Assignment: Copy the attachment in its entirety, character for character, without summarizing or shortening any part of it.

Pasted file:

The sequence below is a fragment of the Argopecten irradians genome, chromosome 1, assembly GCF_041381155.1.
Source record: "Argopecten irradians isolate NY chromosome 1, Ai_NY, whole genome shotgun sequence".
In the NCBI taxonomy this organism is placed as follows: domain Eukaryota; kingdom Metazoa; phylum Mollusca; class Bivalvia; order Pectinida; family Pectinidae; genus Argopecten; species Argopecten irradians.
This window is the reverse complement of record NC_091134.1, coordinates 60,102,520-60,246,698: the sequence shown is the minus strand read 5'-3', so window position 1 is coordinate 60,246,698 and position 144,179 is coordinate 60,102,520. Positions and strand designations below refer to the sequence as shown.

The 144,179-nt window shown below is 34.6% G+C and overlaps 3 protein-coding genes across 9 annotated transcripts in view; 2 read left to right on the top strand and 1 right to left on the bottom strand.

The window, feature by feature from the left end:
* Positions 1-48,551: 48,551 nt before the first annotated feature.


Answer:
The sequence below is a fragment of the Argopecten irradians genome, chromosome 1, assembly GCF_041381155.1.
Source record: "Argopecten irradians isolate NY chromosome 1, Ai_NY, whole genome shotgun sequence".
In the NCBI taxonomy this organism is placed as follows: domain Eukaryota; kingdom Metazoa; phylum Mollusca; class Bivalvia; order Pectinida; family Pectinidae; genus Argopecten; species Argopecten irradians.
This window is the reverse complement of record NC_091134.1, coordinates 60,102,520-60,246,698: the sequence shown is the minus strand read 5'-3', so window position 1 is coordinate 60,246,698 and position 144,179 is coordinate 60,102,520. Positions and strand designations below refer to the sequence as shown.

The 144,179-nt window shown below is 34.6% G+C and overlaps 3 protein-coding genes across 9 annotated transcripts in view; 2 read left to right on the top strand and 1 right to left on the bottom strand.

The window, feature by feature from the left end:
* Positions 1-48,551: 48,551 nt before the first annotated feature.